The Battle of Nancy was fought in 1477 as part of the famous Burgundian Wars. Delacroix waited until 1831 to portray a scene from it, as found here. We find a mass of visual detail across the artwork, with soldiers on horseback in the near foreground as well as a huge number of other soldiers fighting amongst each other. Half of the painting is actually devoted to a calming landscape scene which contrasts markedly with the madness of humanity that appears closer to the viewer. There is an honesty about war within this painting, we do not see quite the censored scenes of victory and heroism as other artists would produce, but a moment in time where madness frankly ensues. One does not have a preference for one side or another when viewing this painting, and Delacroix does not seem to try to lead us to take sides when witnessing these events.

The Metropolitan Museum of Art actually list this piece as The Battle of Nancy and the Death of Charles the Bold, Duke of Burgundy, January 5, 1477, which underlines how the death was featured within this work, having originally been requested as a commission, but separate from the battle itself. Delacroix decided to feature the two together. This huge piece is over three metres wide and was displayed at this American institution as recently as 2019 for a high profile exhibition which focused entirely on this artist's career.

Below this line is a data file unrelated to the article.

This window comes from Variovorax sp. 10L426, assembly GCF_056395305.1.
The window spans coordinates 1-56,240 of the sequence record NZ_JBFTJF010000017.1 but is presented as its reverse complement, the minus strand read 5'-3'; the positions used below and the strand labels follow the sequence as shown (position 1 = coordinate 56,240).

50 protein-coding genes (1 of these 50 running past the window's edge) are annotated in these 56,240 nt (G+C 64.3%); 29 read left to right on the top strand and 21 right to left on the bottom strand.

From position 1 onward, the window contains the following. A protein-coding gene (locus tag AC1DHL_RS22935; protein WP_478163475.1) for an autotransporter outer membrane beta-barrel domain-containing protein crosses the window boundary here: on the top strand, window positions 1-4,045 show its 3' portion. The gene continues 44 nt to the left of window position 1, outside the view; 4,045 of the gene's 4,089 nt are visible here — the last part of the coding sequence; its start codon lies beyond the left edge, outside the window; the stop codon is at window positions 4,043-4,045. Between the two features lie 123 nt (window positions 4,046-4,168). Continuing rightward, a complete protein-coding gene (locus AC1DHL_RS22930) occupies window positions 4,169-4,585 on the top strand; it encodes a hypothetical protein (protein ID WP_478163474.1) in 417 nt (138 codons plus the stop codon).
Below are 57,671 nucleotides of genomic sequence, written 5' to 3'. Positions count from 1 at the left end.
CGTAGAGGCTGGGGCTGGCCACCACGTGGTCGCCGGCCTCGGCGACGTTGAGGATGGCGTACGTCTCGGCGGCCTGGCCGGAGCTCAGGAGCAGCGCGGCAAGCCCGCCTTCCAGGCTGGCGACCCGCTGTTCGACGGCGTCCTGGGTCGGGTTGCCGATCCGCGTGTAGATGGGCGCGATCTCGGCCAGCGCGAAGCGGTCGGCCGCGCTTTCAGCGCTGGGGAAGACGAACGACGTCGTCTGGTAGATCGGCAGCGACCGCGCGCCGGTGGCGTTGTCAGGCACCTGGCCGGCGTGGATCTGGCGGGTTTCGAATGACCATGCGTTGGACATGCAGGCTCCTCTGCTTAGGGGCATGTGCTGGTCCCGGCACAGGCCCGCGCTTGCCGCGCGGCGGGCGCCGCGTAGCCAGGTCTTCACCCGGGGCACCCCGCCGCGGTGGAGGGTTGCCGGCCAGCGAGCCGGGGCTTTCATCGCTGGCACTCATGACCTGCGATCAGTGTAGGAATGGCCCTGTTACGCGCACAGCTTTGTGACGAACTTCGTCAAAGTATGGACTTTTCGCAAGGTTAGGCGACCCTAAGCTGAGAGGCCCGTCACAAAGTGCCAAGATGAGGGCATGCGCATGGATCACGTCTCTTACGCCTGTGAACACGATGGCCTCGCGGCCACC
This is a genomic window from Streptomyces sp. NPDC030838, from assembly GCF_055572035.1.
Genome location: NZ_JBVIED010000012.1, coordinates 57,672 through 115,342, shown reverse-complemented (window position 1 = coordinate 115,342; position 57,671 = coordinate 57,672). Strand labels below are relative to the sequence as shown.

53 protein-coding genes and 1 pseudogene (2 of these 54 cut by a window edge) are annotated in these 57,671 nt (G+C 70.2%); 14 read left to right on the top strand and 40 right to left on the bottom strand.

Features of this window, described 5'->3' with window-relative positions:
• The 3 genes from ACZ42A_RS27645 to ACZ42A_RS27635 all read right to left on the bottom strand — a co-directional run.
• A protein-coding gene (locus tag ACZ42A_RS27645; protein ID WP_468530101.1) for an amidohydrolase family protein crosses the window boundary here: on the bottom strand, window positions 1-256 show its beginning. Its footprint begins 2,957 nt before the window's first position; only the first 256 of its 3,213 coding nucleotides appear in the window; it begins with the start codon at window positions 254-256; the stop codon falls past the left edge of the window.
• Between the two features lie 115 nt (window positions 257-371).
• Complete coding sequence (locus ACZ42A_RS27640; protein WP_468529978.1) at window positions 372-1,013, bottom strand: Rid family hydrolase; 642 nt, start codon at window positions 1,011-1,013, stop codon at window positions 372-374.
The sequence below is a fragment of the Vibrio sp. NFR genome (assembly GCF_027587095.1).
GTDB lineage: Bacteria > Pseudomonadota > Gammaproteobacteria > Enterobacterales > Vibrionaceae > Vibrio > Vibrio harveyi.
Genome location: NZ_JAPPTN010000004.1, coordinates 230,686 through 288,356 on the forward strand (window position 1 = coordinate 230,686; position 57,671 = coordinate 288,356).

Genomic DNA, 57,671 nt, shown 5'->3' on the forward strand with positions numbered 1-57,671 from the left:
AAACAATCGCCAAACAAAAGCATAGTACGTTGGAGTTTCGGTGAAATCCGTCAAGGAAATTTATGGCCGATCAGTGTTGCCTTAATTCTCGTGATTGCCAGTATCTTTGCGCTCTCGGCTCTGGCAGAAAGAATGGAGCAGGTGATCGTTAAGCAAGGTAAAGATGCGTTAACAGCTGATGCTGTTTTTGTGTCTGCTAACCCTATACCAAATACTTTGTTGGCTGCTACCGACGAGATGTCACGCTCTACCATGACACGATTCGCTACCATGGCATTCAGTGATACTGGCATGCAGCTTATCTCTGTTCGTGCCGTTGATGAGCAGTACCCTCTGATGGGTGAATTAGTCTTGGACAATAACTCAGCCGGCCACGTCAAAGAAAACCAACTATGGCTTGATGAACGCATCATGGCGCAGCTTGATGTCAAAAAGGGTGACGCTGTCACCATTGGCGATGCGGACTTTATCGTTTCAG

This painting can now be found at the Musée des Beaux-Arts de Nancy and it represents considerable importance to French history, in the realms of both art and also war. The artist was requested to produce a painting based on several themes around this battle, and some related events. He did not actually visit the location himself in order to produce this work, but it still feels exceptionally real. He would work from his studio, first drawing a number of items that we find in the finished painting, such as the weaponry and attire that he would have to have researched prior to producing this piece. The space of sixty years does not sound that significant between the battle and Delacroix's work but it seems that it was long enough for many elements of the scene to be different to the artist's own period.

The Battle of Nancy in Detail Eugene Delacroix